Make It Personal - Business Coach #5

Another Step Along the Path to Creating Unique Work

When you last heard from me, I wrote about how the process for creating unique work starts from within and by an understanding of one’s self as an individual. That may sound well and good, but the questions become, “Just how do I go about doing this? How does one take these abstract and sometimes messy thoughts and create a meaningful image from them?"

The answer lies right here under our noses. It’s something we all would like to do more of, but rarely find the time for. That something is personal work.

Before we go on, let’s be clear on what we’re talking about here. The personal work I’m referring to is not the fun shots you take at a wedding, it’s not the random photos you shoot with your iPhone, nor is it taking pretty pictures of your child, dog, cat or parakeet. Personal work is purpose driven work for which there is no client nor other external influence guiding the outcome. It is work where you are free to create and explore without consequence (other than your own satisfaction). 

Let’s dig into my definition here. First, personal work cannot be created for a client nor to fulfill an assignment. Whenever you’re creating work for a client, it’s impossible to have that complete creative freedom to explore and create work that speaks to your deepest desires and motivations. Second, personal work of the sort that I’m advocating is purpose-driven in that you’re seeking to express your vision of the world through the finished image (even if you’re not clear on your vision, you’re at least seeking it). Personal work is research and development for the creative mind.

More Than Snapshots
Now into this mix, there are also images that I refer to as snapshots: the pretty pictures of kids, dog, cat and parakeet. I differentiate snapshots from personal work because, to me, there is no deeper vision behind the snapshot. Family photos, travel images, photos with friends etc serve the purpose of casual documentation, not advancing your personal style. There’s an important corollary here though; snapshots can inform our personal work as we look at what we shoot and then decide to investigate further. 

For example, snapping family photos may lead to a personal project documenting individual family members. Or, in my case, taking photos with friends during a visit to the beach on the Fourth of July has led to a nearly decade long personal project that I’ve entitled “Life of the Party.”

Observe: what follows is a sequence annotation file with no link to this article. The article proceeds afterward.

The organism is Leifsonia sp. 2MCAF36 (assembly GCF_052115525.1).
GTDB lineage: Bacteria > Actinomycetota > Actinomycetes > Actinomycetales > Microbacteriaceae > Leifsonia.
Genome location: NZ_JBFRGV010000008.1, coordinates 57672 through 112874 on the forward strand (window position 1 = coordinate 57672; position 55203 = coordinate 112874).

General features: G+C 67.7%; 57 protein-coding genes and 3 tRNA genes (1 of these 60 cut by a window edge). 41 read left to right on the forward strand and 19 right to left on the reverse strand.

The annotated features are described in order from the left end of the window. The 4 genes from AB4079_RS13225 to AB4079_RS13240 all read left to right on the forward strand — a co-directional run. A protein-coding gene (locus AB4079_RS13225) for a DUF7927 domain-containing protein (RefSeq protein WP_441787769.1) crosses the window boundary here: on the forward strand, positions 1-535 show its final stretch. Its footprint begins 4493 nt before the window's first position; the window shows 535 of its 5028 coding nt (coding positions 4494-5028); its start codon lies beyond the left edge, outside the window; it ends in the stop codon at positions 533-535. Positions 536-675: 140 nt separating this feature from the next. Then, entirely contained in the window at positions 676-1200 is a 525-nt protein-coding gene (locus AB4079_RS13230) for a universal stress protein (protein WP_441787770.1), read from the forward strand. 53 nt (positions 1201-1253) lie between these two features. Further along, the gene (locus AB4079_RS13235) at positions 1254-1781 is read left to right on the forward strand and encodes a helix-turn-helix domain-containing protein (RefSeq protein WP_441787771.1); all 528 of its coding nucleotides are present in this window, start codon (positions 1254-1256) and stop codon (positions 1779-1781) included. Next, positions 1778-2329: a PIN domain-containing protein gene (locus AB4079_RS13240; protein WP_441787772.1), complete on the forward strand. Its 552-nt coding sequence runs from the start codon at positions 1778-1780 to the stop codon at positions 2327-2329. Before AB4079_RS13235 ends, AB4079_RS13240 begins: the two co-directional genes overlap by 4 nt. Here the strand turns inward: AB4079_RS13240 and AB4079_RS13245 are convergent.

Personal Work in Action
Talking about this in the abstract is a bit challenging, so I’ll share with you an example of my own work that illustrates the points I’m trying to make here. The above image was taken by me several years ago as part of a personal project. I personally love this image and have received many compliments on it. It’s more than just a pretty photo though; it’s actually a deeply autobiographical image that speaks to my own upbringing and formative years.

The setting for this image, a midcentury suburban neighborhood is reflective of my childhood growing up in the cookie-cutter suburbs of Los Angeles. The flag and red, white and blue colors are reflective of the deeply patriotic atmosphere that was pervasive a the time. I attended Catholic school where any hint of female sexuality was discouraged and even denied. Yet, this woman’s look and pose consciously flaunts that notion. The plastic lawn to me symbolizes the desire for external perfection that I saw valued so highly by my neighbors.  

In creating this image, I directly drew from my own life experience. Someone who grew up in different circumstances would not even think to create a setting like this. Indeed, most people would drive right past this house without giving it a second look. Though I desired to create a pretty picture, my primary motivation was to explore the forces that define who I am today.

If this process sounds a bit messy and nebulous, it is. There’s no wand that I can wave nor even a set of clear instructions that I can share to tell you exactly what you need to know about yourself or how to bring it out. As we go forward, I’ll talk about how to get this internal dialogue going and then how to take it from an idea to a portfolio or client image. 

In the meantime, consider the moments and themes that made you the person you are today. How can you draw upon them to create images that speak to your uniqueness as an individual?

John Mireles
Photographer's Toolkit

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